The trader’s conflict-prevention model is what we need today

Friday June 14 2019

African Continental Free Trade Area.

Participants ready to witness the signing of the agreement establishing the African Continental Free Trade Area in Kigali, Rwanda, on March 21, 2018. The agreement paves the way for a liberalised market for goods and services across the continent by lowering barriers to trade. PHOTO | FILE | NATION MEDIA GROUP 

ALICE WAIRIMU NDERITU
By ALICE WAIRIMU NDERITU
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It's good news from a conflict prevention perspective that 44 African countries have signed up to the historic African Continental Free Trade Area (AfCFTA) agreement paving the way for a liberalised market for goods and services across the continent by lowering barriers to trade.

Beyond the potential for job creation, the implications of its rollout for say, safety and security are immense. It is particularly significant that Africa is expanding its markets across boundaries at a point in time when the world is consciously looking inwards as extremist political parties flourish.

Impediments to AfCFTA include the high internal inequalities in Africa on virtually everything – health, shelter, food, education and income. Many conflicts are driven by poverty and inequalities.

CHALLENGES

It is becoming clear that wars and all the challenges the continent faces from militants, more often than not embedded within communities, are virtually impossible to win by military means alone.

Methods of war have changed. Standing in a trench waiting for the order to shoot and advance is no longer the chosen method of war. From the social media trench for example, one can unearth information and cross borders without passports.

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The trade trench will allow communities involved in violent conflict a way to reconnect with the world and get access to the humanitarian goods needed for post-conflict recovery such as medicine and food. The ability to trade seamlessly across the border is essential to ending cross-border violence.

The preoccupation with perceiving neighbouring countries as competitors has overshadowed our appreciation of much broader trading opportunities.

This preoccupation creates a spiral of unnecessary territoriality around borders that were never ours to begin with. Increasingly, public discourse focuses on neighbours as threats instead of investment opportunities. This in turns breeds prejudice, inhibits trade and interaction and therefore perpetuates poverty. Why do we concentrate on disagreements rather than on common interests?

It is counterproductive to maintain an antagonistic approach toward borders when there is so much benefit to be gained from working together.

Many of the upheavals that threaten the continent are rooted in real or imagined threats to identity and ways of livelihood such as pastoralism and farming. Violent conflict inevitably draws in people who sense their values or interests are being threatened.

The continent, which is resource rich, with ambitious, innovative and youthful populations, needs growing economies. Whatever anyone may assert, the implementation of the agreement will increase Africa's collective impact.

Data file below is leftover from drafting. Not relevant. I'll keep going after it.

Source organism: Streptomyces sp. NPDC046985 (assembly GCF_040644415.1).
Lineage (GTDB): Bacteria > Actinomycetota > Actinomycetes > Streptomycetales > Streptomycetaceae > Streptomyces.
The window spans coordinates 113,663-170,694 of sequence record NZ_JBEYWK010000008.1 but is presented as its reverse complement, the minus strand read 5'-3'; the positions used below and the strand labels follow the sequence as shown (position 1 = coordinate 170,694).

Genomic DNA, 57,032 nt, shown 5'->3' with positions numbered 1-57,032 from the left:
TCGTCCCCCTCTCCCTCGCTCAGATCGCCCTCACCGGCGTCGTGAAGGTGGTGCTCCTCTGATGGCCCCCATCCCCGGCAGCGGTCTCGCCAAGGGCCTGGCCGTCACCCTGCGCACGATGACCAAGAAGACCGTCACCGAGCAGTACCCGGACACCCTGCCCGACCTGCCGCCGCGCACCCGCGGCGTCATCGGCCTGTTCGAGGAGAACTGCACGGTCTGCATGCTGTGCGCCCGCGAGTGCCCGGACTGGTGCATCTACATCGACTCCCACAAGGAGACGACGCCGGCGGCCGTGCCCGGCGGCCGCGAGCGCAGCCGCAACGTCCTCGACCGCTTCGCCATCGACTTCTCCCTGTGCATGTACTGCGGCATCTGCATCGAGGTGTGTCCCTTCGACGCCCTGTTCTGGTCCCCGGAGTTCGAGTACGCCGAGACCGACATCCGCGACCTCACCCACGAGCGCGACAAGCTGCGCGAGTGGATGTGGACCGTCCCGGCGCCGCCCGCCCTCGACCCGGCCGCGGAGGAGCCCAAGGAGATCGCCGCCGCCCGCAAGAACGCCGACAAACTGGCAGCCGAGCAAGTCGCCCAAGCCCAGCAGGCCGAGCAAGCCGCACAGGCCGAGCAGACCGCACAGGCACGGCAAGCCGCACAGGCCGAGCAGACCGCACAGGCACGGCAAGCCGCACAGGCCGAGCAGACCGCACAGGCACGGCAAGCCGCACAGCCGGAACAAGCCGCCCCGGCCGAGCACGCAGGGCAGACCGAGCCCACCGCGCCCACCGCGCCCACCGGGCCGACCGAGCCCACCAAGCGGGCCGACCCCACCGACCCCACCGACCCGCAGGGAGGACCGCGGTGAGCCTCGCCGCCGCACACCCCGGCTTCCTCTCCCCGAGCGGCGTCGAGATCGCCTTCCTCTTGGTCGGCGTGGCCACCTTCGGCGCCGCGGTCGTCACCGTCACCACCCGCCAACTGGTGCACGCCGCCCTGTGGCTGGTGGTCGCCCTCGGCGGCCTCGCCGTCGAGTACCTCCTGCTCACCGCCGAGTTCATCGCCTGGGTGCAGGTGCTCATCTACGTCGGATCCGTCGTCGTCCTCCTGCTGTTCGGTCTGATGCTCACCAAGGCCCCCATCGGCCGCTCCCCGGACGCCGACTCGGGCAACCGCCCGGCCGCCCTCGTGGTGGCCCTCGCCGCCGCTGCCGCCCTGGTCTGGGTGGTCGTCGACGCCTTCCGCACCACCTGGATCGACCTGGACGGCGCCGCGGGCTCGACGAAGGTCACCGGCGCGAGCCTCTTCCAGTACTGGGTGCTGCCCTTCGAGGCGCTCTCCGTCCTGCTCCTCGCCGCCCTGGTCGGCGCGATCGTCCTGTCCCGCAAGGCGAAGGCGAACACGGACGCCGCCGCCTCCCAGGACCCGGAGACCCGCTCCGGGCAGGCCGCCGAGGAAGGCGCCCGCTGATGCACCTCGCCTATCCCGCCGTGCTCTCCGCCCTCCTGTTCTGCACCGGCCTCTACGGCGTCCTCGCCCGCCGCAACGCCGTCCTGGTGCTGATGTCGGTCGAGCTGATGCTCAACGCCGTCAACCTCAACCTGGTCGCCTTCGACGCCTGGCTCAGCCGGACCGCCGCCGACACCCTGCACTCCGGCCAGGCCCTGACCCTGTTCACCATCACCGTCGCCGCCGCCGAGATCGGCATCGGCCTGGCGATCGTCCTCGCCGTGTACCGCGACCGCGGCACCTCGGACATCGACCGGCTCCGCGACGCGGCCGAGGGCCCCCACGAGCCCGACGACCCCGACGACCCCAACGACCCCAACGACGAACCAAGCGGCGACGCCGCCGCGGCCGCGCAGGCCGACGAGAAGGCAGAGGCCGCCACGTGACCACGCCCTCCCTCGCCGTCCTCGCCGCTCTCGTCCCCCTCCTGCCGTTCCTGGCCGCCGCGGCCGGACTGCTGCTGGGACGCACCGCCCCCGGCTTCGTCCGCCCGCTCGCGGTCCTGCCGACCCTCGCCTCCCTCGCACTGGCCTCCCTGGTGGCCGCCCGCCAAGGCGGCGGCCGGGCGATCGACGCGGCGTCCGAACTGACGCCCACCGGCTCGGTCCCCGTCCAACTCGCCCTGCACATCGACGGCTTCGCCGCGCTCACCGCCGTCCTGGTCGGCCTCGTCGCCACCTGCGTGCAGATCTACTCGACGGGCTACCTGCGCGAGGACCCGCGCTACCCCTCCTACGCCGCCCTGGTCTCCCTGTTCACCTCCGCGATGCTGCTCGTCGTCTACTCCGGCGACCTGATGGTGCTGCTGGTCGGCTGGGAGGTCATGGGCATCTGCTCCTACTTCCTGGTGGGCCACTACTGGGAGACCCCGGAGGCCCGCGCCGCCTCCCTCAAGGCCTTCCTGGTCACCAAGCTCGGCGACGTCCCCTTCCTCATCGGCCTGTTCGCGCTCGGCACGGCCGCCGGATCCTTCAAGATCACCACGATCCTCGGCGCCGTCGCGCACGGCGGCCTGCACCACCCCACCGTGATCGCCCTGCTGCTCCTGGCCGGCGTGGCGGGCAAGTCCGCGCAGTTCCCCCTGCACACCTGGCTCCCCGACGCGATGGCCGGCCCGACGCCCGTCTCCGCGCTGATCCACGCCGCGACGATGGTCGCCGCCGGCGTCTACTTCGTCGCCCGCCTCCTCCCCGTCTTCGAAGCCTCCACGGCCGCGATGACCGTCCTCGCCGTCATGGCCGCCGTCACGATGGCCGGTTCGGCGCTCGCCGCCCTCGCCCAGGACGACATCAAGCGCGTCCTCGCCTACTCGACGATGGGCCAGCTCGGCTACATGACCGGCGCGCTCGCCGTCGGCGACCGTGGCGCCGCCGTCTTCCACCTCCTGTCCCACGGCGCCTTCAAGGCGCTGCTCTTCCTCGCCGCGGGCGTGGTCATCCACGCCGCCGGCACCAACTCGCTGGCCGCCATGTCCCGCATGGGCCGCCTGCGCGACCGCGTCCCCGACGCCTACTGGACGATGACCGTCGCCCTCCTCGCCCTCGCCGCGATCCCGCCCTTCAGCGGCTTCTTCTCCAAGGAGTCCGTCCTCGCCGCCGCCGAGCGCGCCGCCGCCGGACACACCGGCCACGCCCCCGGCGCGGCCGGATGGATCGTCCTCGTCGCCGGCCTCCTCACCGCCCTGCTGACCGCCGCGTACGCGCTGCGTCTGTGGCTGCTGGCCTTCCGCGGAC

TRADE

Through trade, one can conquer not only poverty within the changed nature of violent conflict in which insurgents have taken the place of modern armies and cultural differences have become more influential.

Trade helps generate solidarity – border traders expand their businesses on their own momentum without for instance relying on central banks for exchange rates. They have the kinship, cemented for instance by listening to each other’s radio frequencies streaming across borders, that many diplomats spend years trying to develop with their counterparts.

Often, we tend to think of traders singularly, in terms of the specifics they trade in, such as livestock, beans, clothes or cooking oil. But they have an ethic of co-operation and respect for difference such as for instance, learning each other's languages, defining identities superseding their countries, finding common ground.

They often intermarry across ethnic and religious lines.

The traders’ model teaches lessons in co-existence that books cannot. They have known for a long time that the aggregate impact of trading with each other, where all countries enrich each other through variety, is greater than if each country acted alone.

Could the AU produce a people's version of the agreement for traders? This could help ensure that traders know they have an active role to play in ensuring that locally rooted grievances are not expressed transnationally across borders through violence. It will also define definite deliverables that promote both trade and conflict prevention such as identifying shared interests between conflicting identities; building truces for the benefit of trade and holding a consistent dialogue with each other.

Wairimu Nderitu is the author of Beyond Ethnicism and Kenya: Bridging Ethnic Divides. E-mail: [email protected]

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